What’s the stand-up comedy scene like now in S.F., outside of you three?
WD: It’s different. It’s not better or worse, it’s just different. Everything changes.
So we’re talking, like, Carrot Top stuff?
DL: There’s a lot of open mic going on. Nobody’s getting paid. There used to be a middle class of comedy. It used to be possible to make a living. But there’s a lot of energy still out there, I think.
LB: You get a sense that it is kind of cycling back in a way. We were coming out of pizza joint on Geary street the other day. There was a little coffee shop across the street and a comedian comes out and says, “Come on in, we want to do our sets!” So there are these little places now that remind us of some of what was going on.
JS: Another thing that was happening then that I don’t believe is happening now, is almost every weekend there’d be someone from The Tonight Show or Letterman flying up here. You could go on stage Sunday night, often at The Punchline, and have a good set and be whisked off to the Montreal Comedy Festival the week after. They even taped a lot of shows in town. I don’t know if that’s happening every weekend now.
LB: In 1980, there were four or five clubs in the Bay Area. And now there’s two.
And do you perform there often at these two remaining clubs?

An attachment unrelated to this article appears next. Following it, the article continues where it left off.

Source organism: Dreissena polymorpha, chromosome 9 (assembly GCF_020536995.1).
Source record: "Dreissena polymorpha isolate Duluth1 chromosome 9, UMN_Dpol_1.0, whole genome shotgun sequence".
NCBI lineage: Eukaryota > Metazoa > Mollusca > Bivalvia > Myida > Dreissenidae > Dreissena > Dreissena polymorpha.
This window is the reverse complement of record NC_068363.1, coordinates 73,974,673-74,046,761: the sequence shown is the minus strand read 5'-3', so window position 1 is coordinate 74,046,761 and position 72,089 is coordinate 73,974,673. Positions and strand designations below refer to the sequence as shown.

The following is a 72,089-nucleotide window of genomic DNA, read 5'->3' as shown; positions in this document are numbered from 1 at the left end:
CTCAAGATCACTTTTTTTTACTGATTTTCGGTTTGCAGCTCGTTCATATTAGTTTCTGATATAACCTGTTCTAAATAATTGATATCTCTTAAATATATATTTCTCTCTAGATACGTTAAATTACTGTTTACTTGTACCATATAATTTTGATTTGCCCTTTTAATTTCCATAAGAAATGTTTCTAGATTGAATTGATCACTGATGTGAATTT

JS: We don’t. Not as regularly as we used to. I think it’s our own doing a little bit. Clubs can be the greatest place, but they can also be a grind. It’s a lot of work. They hustle that audience out. Will’s doing solo stuff, Larry’s opening for people like Dana Carvey. I’m working on solo stuff and theater work.
DL: Will’s been really busy with his one man show.
WD: Yeah, I’m trying to do theaters.
We’re talking about Elect To Laugh, right?
WD: It was Elect To Laugh, yes. After the 2012 election, I started doing a show about being a baby boomer. Next year I’m going to do Elect To Laugh again because of the 2016 election.
Speaking of which, it seems like your comedy act slowly evolved into being more politically slanted over the years. How else has your style changed since you began?
WD: Well, I started off doing some politics. Then it and became the whole thing. The hard part is I need an enforced deadline. I need someone else to be dependent on me writing new material. If it was up to me, fuck it. I’d be doing the same old shit. I’d be doing William Howard Taft material. That’s why I enjoy a challenge.
I’m guessing your wife [Debi Durst, fellow comedian] keeps you accountable for that?
WD: She keeps me very accountable, yes. [Laughs]
JS: I remember your early bits. I used to be able to do you bits by heart because I stood in the room as a young pup. “My wife likes to go camping…”
WD: “I hate camping…”
JS: I remember everybody’s act but my own.
DL: That’s one thing. The old stuff. We have a lot of footage of them as pups. Seeing them now, you really notice the evolution of their comedy. They’ve all gotten so much better, so much smoother, more confident...
LB: Except for me.
DL: No, you have. What about your taglines? Your timing?